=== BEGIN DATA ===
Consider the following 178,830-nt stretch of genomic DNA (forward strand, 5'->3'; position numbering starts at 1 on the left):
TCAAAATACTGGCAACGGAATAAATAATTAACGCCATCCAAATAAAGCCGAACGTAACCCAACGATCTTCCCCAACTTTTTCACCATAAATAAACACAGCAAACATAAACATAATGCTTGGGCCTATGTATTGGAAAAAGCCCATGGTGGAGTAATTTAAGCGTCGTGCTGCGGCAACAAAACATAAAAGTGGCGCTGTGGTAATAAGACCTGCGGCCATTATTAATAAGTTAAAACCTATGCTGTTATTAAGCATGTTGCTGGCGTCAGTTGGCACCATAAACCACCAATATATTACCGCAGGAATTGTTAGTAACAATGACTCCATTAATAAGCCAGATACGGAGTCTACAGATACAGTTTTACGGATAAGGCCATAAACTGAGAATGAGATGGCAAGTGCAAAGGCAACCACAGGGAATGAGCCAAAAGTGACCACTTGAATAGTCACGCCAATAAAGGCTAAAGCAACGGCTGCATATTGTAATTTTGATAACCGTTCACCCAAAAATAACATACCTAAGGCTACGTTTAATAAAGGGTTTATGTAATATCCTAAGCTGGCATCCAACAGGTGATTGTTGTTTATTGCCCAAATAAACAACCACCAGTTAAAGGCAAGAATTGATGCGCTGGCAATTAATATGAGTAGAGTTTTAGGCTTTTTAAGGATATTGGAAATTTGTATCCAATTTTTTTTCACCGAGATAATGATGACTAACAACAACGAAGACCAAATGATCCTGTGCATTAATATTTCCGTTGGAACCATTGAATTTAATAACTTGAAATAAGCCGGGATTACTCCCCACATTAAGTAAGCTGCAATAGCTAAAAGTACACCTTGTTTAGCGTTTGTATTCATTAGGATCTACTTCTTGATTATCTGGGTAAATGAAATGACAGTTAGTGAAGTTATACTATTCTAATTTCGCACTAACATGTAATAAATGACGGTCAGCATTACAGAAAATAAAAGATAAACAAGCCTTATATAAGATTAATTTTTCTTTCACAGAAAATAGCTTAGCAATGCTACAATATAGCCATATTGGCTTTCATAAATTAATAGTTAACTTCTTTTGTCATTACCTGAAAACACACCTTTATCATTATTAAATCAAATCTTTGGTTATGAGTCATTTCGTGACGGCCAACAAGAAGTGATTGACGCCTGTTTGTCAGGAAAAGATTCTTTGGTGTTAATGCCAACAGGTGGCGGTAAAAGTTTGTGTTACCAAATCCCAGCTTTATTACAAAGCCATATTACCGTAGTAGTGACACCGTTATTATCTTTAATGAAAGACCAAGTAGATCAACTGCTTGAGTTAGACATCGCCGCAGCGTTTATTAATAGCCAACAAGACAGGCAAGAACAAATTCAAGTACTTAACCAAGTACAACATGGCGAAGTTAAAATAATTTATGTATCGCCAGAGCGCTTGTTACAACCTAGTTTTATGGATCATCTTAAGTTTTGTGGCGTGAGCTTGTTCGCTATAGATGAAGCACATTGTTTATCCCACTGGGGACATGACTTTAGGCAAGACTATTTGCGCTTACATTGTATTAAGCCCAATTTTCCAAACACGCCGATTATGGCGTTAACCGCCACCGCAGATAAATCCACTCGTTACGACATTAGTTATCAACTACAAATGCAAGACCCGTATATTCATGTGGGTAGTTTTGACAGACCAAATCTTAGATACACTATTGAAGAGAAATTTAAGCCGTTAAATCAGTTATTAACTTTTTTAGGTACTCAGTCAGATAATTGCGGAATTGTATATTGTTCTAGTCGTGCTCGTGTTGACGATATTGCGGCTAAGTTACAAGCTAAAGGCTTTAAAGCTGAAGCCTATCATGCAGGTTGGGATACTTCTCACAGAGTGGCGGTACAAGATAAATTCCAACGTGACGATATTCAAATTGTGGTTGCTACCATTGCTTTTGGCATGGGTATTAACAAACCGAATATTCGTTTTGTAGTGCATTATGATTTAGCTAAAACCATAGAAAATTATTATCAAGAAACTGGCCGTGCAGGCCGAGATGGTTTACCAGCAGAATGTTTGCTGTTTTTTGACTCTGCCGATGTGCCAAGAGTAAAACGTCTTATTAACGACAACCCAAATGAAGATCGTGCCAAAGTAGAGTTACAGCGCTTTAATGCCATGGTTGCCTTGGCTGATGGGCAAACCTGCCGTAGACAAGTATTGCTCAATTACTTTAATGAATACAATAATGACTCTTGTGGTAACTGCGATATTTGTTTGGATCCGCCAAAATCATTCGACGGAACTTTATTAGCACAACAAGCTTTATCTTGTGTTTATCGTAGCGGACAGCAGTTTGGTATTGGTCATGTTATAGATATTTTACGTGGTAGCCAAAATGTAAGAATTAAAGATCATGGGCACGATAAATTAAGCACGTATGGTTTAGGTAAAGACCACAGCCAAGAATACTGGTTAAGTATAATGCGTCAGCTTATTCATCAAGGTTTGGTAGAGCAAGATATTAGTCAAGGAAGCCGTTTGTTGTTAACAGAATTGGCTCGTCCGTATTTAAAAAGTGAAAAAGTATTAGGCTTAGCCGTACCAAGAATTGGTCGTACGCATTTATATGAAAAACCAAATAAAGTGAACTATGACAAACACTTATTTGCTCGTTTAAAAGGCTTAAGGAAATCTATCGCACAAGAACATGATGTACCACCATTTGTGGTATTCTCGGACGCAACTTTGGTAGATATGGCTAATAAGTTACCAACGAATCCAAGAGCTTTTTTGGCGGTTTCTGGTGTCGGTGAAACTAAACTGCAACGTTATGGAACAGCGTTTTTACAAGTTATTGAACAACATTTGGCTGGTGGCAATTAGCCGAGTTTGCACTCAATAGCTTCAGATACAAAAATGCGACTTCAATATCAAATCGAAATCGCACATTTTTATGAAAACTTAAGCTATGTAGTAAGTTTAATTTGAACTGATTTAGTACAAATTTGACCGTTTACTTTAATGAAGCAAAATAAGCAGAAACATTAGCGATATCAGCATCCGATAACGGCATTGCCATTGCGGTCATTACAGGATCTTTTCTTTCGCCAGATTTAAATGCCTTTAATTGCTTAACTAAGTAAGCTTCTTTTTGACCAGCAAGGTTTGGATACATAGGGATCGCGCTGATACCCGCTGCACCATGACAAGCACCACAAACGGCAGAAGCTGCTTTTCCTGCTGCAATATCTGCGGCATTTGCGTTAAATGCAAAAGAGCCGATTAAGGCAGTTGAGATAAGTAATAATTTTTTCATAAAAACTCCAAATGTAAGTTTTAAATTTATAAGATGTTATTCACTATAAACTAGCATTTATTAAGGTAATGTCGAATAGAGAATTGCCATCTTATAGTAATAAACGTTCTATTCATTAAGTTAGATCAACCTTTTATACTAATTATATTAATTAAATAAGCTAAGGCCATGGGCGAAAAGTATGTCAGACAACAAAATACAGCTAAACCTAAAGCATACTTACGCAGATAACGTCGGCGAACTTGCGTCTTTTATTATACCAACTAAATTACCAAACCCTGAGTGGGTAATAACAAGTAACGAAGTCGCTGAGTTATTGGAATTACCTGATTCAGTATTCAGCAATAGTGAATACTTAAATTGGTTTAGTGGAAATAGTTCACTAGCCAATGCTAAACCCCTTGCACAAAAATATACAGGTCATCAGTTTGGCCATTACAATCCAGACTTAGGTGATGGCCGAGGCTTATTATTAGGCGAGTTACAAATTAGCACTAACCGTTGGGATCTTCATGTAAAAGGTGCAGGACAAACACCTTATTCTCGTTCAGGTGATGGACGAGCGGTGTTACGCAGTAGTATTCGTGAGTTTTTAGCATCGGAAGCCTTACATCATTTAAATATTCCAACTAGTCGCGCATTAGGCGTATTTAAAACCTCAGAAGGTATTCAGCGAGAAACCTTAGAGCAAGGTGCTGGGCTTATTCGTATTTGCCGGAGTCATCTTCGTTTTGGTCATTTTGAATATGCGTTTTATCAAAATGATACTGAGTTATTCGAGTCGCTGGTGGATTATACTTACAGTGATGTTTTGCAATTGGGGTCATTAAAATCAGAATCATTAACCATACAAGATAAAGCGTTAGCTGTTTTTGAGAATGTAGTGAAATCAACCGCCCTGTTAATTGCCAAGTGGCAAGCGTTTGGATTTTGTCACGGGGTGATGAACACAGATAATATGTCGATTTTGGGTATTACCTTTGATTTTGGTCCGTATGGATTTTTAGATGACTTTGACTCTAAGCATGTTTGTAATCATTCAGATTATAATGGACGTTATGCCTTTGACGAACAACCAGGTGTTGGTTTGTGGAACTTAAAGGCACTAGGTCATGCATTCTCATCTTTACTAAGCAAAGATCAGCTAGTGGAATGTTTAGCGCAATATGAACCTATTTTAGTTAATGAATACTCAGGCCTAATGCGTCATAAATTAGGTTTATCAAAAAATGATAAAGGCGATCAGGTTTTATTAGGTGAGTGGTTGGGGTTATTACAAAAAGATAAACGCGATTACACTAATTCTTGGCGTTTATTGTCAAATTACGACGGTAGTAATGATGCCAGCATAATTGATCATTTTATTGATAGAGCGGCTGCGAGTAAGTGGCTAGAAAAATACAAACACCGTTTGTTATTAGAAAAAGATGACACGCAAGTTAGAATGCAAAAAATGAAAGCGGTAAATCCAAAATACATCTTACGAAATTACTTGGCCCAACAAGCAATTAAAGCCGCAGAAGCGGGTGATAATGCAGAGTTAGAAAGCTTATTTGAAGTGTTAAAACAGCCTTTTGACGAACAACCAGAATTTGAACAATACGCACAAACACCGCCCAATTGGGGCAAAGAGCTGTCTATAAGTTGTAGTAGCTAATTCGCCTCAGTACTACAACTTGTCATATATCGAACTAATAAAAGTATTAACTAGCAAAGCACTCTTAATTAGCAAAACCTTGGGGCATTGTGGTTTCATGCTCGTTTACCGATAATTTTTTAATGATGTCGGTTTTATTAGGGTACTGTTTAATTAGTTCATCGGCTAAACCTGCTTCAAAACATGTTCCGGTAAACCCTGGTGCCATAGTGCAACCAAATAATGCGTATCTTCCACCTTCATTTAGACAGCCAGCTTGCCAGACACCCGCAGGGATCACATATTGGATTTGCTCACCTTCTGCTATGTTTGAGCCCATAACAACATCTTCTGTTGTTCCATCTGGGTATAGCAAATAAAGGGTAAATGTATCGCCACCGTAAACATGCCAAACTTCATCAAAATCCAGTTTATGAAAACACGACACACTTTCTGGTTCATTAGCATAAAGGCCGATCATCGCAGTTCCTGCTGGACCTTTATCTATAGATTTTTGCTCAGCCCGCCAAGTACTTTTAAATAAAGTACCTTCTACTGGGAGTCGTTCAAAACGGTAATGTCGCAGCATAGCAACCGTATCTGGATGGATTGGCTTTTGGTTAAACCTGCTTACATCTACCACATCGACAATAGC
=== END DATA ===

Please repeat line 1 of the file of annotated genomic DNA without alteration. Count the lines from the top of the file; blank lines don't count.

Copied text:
Consider the following 178,830-nt stretch of genomic DNA (forward strand, 5'->3'; position numbering starts at 1 on the left):